Gilliam places such faith in his actors that he takes himself out of the most crucial moment of the movie: the double date with the four characters. With a simple long shot of all four eating Chinese food, the director lets them riff, intruding only to cut the waffle with some hilariously Kurosawa-esque transition wipes and the occasional closer shot of Jack and Anne whispering comments on how Parry is doing with Lydia. The scene initially works as riotous comedy, Jack and Anne doing their best to keep a straight face as Parry and Lydia awkwardly handle the food, slurp, burp and never finish a tentative attempt at conversation. As the dinner wears on, though, the mood relaxes, and we see Parry start to charm Lydia, and soon the light feeling spreads even to Jack: Sheila O'Malley pointed out a lovely, underplayed moment of Jack gently pulling down Anne's loose bra strap and kissing her lightly on the shoulder as Parry sings a half-romantic, half-bawdy ode to his love.

Compare this plainer, more realistic view of romance and romanticism to the lofty, self-consuming varieties found in Brazil, The Adventures of Baron Munchausen, even, to an extent, Fear and Loathing in Las Vegas. Though that style creeps in with the vignettes involving the Red Knight, The Fisher King deals in lilting but painfully tangible visions of love. Parry's reverie in Grand Central Terminal turns the place into a giant dance hall, but beneath the gorgeous image of the expansive transit station bathed in angelic light is the harsh sight of the ragged Parry chasing a love that keeps getting farther away. When he finally gets to confess his feelings for Lydia, he must first overcome the uneasy suggestion that he's a stalker. There's a thin line between love at first sight and obsession, but Williams manages to find himself on the right side of the divide with a gorgeous speech that turns his microscopic detail of her life into a love letter. Insecure but harmless people like Parry cannot just ask someone out: they have to get to know the person and learn her quirks and likes and worries first. The innocence of his delivery threatens to bring me to tears as much as it does Lydia. And have the words "Shut up" ever been so gentle and warm?

That light approach floats the film through potential pitfalls, such as its wafer-thin view of homelessness in post-Reagan America. The two most prominent homeless people in the film, Parry and a cabaret queen played by Michael Jeter, both found themselves crazed and homeless not because of deep-rooted psychological issues or economic duress but because of major traumas that broke them. One could argue this is an attempt to prove that anyone can wind up on the streets given the right circumstances, but it also presents a narrow-minded view of the horrors of homelessness. Yet Gilliam does not trade on the idea that a bum can teach a yuppie to find himself, at least not without reciprocating that moral instruction in turn. The beauty of The Fisher King is that all its major characters help the others in some way instead of any one person unlocking a moral truth. For example: Anne nurses Jack during his dark years, agrees to help Parry and softens up the frosty Lydia to deal with people. In turn, she gets a moment to reflect upon the one-sided nature of her relationship with Jack from Parry.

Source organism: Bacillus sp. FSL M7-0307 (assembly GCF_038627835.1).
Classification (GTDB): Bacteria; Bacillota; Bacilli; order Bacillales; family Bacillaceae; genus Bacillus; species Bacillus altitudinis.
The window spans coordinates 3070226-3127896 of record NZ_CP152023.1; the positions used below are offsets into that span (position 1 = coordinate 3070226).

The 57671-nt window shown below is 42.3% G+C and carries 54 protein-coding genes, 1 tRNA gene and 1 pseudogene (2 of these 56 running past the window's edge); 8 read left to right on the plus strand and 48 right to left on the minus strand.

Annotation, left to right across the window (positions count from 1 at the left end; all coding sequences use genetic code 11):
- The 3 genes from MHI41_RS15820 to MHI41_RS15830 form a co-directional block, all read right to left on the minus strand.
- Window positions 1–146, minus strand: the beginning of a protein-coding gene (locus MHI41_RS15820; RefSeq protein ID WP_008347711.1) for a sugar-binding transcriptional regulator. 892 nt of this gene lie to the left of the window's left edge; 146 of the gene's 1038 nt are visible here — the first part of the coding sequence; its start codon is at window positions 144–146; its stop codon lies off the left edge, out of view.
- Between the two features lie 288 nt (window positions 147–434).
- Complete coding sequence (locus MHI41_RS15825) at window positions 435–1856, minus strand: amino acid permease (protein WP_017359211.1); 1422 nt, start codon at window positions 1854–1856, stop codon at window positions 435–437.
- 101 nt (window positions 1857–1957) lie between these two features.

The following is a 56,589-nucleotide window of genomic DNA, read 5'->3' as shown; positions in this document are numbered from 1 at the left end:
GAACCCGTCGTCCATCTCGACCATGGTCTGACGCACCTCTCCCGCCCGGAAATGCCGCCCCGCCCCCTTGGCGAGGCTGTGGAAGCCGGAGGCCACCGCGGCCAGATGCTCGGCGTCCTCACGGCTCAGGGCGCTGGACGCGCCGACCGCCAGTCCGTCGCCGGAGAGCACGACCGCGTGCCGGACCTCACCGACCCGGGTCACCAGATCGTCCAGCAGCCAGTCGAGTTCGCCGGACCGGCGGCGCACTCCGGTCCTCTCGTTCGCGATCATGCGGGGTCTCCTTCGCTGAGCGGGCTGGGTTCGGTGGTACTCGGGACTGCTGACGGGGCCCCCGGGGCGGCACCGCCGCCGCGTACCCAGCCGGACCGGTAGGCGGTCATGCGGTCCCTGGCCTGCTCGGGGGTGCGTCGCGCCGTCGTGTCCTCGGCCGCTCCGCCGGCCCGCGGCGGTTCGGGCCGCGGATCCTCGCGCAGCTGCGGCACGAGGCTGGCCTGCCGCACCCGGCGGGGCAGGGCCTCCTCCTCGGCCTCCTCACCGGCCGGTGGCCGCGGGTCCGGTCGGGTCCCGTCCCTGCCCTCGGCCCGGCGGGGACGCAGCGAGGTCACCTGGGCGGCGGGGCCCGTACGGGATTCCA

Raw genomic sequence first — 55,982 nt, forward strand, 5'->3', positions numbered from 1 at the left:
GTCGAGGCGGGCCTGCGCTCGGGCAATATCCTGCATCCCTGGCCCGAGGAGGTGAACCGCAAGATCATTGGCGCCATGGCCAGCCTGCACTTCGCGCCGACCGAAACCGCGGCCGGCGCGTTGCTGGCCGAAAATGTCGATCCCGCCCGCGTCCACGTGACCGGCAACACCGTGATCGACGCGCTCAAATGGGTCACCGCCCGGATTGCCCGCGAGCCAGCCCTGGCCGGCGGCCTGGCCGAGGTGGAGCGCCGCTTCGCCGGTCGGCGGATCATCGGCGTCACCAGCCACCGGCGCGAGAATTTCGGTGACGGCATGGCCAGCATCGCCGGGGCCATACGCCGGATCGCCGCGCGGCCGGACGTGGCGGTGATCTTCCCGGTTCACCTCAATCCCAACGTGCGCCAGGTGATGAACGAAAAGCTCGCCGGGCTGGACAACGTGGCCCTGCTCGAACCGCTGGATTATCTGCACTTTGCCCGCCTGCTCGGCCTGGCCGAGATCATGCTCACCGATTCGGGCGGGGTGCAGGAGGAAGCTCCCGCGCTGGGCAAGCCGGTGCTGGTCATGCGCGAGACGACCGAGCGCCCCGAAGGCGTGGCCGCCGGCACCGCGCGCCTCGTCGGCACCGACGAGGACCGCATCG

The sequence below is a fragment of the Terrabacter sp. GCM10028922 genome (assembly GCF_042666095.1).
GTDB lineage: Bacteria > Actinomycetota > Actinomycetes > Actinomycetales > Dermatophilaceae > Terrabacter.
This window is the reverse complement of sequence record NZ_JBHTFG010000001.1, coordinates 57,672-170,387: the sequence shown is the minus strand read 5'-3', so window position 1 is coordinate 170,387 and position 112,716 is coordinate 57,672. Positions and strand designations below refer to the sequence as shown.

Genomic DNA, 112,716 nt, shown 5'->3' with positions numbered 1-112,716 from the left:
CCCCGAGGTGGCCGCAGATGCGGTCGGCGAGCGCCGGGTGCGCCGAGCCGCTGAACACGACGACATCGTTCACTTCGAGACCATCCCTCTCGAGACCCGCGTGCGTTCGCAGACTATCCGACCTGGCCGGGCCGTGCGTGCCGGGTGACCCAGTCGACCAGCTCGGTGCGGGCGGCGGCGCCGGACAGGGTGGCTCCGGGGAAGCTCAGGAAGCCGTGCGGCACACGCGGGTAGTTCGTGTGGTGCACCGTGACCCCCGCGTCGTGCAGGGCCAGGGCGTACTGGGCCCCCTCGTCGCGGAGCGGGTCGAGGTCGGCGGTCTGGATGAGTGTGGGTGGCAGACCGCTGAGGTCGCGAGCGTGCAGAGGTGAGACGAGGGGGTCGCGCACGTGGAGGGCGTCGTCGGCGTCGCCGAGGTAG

The first cries of "Forgive me!" in the film are ironic, the drunken ramblings of a cocksure asshole chanting the catchphrase that will make him millions. Later, when that sitcom makes it to air, they're farcical. But the idea of forgiveness forms the core of the film: Jack needs forgiveness for the consequences of his shock jock confrontations, while Parry needs to forgive himself for living while his wife died and mourn her properly. Thus, the role of the Fool and King in the film's frequent allusions to the myth alter routinely: each sees the other for who he really is and hold the key to the other's redemption. The paths back to humanity are twisted and gnarled, and when both Parry and Jack suffer setbacks the haunted looks in their eyes can rip out heartstrings.

For all the film's mordant, Gilliam-esque comedy -- Jack gets back into show-biz late in the film, only to be pitched on a sitcom about the homeless that "won't be depressing" -- The Fisher King stands as the most touching movie the director ever made, an underrated actors' showcase that does not want for visual acuity. From the dawning horror on Bridges' face as his hand glides up from below frame in a vain attempt to cover his gaping mouth at the start to Williams' disturbing look of peace when thugs attack him, the actors always find ways to surprise us with this movie. It may be disjointed, but The Fisher King belongs on the list of unappreciated '90s movies along with another transcendent movie (also starring Bridges) about redemption and reconnecting the disconnected to humanity: Peter Weir's Fearless.


  1. The idea of forgiveness does indeed form the core of the film, and the reviewer has identified two of the "quests of forgiveness" that the male characters are embarked upon.

    But there is a third quest, the most difficult of all. Why does Parry follow Lydia? Why is he obsessed with this clumsy, awkward misfit? Surely the answer is that that in his madness, he is nevertheless acutely aware whom she symbolises - Edwin Malnick, the lonely, awkward misfit who killed Parry's wife.

    Parry's most challenging quest is to forgive Edwin. And he does so by saving another loser from the lonely life that ultimately led Edwin to violent despair.

    I like to imagine that Parry selected Lydia as his "target", and vowed to love her, and give her a better life, no matter how awful she was. But when we see Parry for the first time, he has seen enough of Lydia to realise that under the klutzy exterior, she really IS loveable - and the viewer begins to see this too as Amanda Plummer brilliantly brings the character out of her shell. She is sweet and disarmingly eccentric, and when she finally takes off that godawful beret, Lydia is quirkily pretty.

    Like the reviewer, I am reduced to tears by the scene depicting Parry confessing his love. The script is brilliant and Williams plays a blinder, but for me the heart barrier cracks apart when the camera focuses on Plummer's eyes - which convey the loneliness of an entire lifetime. And the scene also represents the end of Parry's quest to forgive Edwin, which adds to its redemptive power.